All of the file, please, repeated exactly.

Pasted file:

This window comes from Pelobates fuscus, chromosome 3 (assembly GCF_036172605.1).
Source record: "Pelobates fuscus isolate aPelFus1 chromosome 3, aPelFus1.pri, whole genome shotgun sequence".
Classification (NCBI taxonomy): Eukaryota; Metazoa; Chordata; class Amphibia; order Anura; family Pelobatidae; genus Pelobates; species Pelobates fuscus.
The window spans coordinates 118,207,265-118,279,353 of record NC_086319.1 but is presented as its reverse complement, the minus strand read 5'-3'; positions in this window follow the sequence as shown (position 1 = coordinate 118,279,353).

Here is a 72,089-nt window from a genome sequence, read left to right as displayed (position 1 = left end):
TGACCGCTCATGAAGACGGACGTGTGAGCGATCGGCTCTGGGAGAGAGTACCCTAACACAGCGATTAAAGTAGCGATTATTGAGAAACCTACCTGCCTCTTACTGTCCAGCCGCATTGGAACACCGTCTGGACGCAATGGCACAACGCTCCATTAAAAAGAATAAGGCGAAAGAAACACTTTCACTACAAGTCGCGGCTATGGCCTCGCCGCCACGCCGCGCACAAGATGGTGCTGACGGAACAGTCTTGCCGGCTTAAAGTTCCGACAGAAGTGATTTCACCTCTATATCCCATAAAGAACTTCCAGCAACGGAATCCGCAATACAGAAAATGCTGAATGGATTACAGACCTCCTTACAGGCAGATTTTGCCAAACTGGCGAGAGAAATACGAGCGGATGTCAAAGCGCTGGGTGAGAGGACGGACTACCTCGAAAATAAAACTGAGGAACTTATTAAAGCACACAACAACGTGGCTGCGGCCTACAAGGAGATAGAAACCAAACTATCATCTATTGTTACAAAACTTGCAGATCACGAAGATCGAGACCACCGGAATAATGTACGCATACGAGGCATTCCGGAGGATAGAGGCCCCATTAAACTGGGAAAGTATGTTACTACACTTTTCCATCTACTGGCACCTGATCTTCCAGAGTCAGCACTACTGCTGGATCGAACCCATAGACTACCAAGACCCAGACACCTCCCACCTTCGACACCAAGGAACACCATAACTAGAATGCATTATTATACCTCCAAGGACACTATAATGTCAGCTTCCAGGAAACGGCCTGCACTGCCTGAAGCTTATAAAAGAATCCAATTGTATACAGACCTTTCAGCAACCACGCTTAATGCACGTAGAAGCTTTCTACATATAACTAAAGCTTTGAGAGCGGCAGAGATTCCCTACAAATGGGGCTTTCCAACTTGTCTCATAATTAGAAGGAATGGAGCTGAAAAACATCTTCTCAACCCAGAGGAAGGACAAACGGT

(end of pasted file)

This window comes from Pelobates fuscus, chromosome 3 (assembly GCF_036172605.1).
Source record: "Pelobates fuscus isolate aPelFus1 chromosome 3, aPelFus1.pri, whole genome shotgun sequence".
Classification (NCBI taxonomy): Eukaryota; Metazoa; Chordata; class Amphibia; order Anura; family Pelobatidae; genus Pelobates; species Pelobates fuscus.
The window spans coordinates 118,207,265-118,279,353 of record NC_086319.1 but is presented as its reverse complement, the minus strand read 5'-3'; positions in this window follow the sequence as shown (position 1 = coordinate 118,279,353).

Here is a 72,089-nt window from a genome sequence, read left to right as displayed (position 1 = left end):
TGACCGCTCATGAAGACGGACGTGTGAGCGATCGGCTCTGGGAGAGAGTACCCTAACACAGCGATTAAAGTAGCGATTATTGAGAAACCTACCTGCCTCTTACTGTCCAGCCGCATTGGAACACCGTCTGGACGCAATGGCACAACGCTCCATTAAAAAGAATAAGGCGAAAGAAACACTTTCACTACAAGTCGCGGCTATGGCCTCGCCGCCACGCCGCGCACAAGATGGTGCTGACGGAACAGTCTTGCCGGCTTAAAGTTCCGACAGAAGTGATTTCACCTCTATATCCCATAAAGAACTTCCAGCAACGGAATCCGCAATACAGAAAATGCTGAATGGATTACAGACCTCCTTACAGGCAGATTTTGCCAAACTGGCGAGAGAAATACGAGCGGATGTCAAAGCGCTGGGTGAGAGGACGGACTACCTCGAAAATAAAACTGAGGAACTTATTAAAGCACACAACAACGTGGCTGCGGCCTACAAGGAGATAGAAACCAAACTATCATCTATTGTTACAAAACTTGCAGATCACGAAGATCGAGACCACCGGAATAATGTACGCATACGAGGCATTCCGGAGGATAGAGGCCCCATTAAACTGGGAAAGTATGTTACTACACTTTTCCATCTACTGGCACCTGATCTTCCAGAGTCAGCACTACTGCTGGATCGAACCCATAGACTACCAAGACCCAGACACCTCCCACCTTCGACACCAAGGAACACCATAACTAGAATGCATTATTATACCTCCAAGGACACTATAATGTCAGCTTCCAGGAAACGGCCTGCACTGCCTGAAGCTTATAAAAGAATCCAATTGTATACAGACCTTTCAGCAACCACGCTTAATGCACGTAGAAGCTTTCTACATATAACTAAAGCTTTGAGAGCGGCAGAGATTCCCTACAAATGGGGCTTTCCAACTTGTCTCATAATTAGAAGGAATGGAGCTGAAAAACATCTTCTCAACCCAGAGGAAGGACAAACGGT